Stocks ready for post-holiday bump
Futures turn higher as Dubai crisis eases. Modest holiday sales could push Wall Street up at the opening bell.
NEW YORK (CNNMoney.com) -- U.S. stocks were set to open modestly higher Monday as fears eased over the Dubai debt shakeup and despite early reports of tepid holiday sales figures for the Thanksgiving weekend.
Dow Jones industrial average, Nasdaq-100 and S&P 500 futures were modestly higher. Futures measure current index values against their perceived future performance, though they're not always an accurate forecast of stock activity after the opening bell.
Friday's big selloff, triggered by the Dubai debt crisis, pushed the three leading stock indexes down slightly for the week.
Dubai: The United Arab Emirates said Sunday it would guarantee banks in Dubai, where a crisis has emerged concerning efforts to delay payments on nearly $60 billion in debt.
The Dubai situation led to a global selloff late last week. While markets in the region were down sharply Monday, the first trading day after a 4-day holiday, Asian markets rebounded. Tokyo's Nikkei index gained nearly 3%, while Hong Kong's Hang Seng index rallied 3-1/4%.(Dubai stocks plummet)
European markets, which steadied Friday in the wake of the Dubai crisis, were lower in afternoon trading Monday.
"We're seeing a much more muted response to what's going on in Dubai," said Art Hogan, chief market analyst at Jefferies & Co.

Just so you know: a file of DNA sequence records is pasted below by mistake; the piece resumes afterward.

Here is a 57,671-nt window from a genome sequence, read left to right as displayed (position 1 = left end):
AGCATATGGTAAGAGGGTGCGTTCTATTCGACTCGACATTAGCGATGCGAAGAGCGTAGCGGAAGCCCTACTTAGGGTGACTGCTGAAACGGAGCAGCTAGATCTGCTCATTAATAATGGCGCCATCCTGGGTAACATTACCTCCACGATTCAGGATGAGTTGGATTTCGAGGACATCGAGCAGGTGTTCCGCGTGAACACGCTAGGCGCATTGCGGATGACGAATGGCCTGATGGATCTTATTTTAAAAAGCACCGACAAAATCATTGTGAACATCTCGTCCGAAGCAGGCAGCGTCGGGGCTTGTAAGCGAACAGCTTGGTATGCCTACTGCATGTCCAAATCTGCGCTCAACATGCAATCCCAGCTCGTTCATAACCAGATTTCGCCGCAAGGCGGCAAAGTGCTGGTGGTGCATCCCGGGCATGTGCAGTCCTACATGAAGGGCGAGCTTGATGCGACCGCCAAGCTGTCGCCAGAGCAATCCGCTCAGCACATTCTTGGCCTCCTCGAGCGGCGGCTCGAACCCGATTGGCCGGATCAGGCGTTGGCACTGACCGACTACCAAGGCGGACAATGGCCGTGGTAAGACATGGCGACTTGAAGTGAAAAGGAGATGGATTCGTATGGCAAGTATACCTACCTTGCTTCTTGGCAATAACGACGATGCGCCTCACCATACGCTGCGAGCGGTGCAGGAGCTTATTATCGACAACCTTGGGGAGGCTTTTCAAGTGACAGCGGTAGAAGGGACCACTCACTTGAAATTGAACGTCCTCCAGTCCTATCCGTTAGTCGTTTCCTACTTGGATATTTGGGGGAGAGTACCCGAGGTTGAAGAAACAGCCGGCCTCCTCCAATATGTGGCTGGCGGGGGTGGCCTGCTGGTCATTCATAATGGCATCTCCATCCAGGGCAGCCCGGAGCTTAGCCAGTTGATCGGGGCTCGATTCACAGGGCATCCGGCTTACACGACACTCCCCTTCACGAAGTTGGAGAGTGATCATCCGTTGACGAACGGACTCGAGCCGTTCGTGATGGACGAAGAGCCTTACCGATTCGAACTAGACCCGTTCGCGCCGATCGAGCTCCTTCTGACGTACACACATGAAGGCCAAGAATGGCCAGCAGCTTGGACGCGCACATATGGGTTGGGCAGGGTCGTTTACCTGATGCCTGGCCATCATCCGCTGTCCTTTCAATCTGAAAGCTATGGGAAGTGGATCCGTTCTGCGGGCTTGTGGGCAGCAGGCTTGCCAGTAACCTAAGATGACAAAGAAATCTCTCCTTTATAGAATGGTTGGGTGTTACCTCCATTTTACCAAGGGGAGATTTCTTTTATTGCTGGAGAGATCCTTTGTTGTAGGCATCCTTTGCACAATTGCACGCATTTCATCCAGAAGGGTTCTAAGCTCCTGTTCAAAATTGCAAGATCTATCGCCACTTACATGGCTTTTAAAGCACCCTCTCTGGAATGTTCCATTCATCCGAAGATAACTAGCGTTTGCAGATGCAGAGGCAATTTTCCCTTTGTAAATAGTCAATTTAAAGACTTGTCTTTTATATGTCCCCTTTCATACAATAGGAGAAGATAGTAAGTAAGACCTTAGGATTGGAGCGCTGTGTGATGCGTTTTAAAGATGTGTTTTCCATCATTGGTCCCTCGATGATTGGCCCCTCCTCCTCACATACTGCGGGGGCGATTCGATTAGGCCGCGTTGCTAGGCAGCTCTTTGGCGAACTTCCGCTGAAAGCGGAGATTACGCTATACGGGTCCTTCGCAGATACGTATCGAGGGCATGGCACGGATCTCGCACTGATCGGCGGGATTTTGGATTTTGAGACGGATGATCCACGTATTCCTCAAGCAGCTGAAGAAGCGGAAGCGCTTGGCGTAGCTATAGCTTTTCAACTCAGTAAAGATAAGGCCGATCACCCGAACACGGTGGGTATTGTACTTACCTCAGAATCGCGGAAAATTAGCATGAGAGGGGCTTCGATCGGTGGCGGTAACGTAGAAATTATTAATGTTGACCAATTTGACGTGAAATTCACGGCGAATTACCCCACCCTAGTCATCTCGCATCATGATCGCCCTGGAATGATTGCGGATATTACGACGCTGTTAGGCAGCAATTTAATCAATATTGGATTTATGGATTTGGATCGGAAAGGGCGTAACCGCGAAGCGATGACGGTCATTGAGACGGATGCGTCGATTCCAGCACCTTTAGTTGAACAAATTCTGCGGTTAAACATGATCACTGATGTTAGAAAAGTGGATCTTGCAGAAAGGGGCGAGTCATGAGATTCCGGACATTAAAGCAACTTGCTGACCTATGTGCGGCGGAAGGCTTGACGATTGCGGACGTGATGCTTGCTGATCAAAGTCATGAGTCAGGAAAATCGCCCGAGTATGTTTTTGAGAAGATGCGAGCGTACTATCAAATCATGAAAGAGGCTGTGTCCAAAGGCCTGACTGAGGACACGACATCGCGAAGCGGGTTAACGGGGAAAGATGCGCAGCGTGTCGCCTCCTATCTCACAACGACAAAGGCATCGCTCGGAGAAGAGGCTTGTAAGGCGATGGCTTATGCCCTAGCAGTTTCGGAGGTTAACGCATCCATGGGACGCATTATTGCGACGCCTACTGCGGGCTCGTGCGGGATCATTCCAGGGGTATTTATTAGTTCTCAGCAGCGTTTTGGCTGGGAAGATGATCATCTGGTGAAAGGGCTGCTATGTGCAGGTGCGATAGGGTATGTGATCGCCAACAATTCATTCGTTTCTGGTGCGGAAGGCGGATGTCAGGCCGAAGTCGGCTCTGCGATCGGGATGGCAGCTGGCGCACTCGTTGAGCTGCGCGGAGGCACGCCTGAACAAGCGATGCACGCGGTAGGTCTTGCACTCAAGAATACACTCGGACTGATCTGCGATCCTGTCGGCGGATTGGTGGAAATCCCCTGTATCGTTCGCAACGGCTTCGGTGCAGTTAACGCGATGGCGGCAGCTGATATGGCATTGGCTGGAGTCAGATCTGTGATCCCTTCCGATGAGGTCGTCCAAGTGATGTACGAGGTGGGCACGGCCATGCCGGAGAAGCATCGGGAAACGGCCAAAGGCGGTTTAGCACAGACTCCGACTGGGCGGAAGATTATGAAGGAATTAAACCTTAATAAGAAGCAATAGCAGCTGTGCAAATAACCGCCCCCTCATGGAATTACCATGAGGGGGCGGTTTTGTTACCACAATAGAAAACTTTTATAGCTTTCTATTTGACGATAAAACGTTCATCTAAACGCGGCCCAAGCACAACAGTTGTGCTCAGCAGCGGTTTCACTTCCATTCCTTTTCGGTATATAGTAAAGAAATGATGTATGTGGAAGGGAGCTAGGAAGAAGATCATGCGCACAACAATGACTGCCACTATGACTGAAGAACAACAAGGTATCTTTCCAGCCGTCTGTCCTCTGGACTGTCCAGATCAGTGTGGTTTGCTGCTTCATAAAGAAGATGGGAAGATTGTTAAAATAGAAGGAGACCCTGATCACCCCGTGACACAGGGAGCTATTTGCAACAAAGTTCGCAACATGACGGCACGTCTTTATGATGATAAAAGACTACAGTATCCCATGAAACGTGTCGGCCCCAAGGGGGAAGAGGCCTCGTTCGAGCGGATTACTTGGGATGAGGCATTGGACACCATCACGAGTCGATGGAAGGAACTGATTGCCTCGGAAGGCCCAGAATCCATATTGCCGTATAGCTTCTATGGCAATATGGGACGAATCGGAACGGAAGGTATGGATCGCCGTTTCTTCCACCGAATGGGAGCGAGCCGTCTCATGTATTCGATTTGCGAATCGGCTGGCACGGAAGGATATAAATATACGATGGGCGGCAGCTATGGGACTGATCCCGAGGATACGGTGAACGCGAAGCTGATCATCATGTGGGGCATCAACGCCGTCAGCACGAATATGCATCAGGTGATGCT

Retail: Initial results for the Thanksgiving holiday weekend indicate that the average shopper was spending less at the nation's stores.
In a report issued Sunday, the National Retail Federation said the average shopper spent $343.31 over the holiday weekend, down from $372.57 last year. Overall sales rose to $41.2 billion from $41 billion, with the number of shoppers climbing to 195 million from 172 million over the four-day span.
Hogan noted that despite the lower per-shopper spending, retailers spent less money promoting sales this year.
"They'll be more profitable," he said. "Right now, things are looking much better on a year-over-year basis."
Merchants were hoping to do a little better Monday, a day called Cyber Monday, when shoppers take to the Internet at home and at work. (Cyber Monday: Hope for disappointed stores).
Other markets: The dollar, which had rebounded off recent lows last week as a safe haven in the Dubai debt crisis, retreated early Monday against the euro, yen and U.K. pound.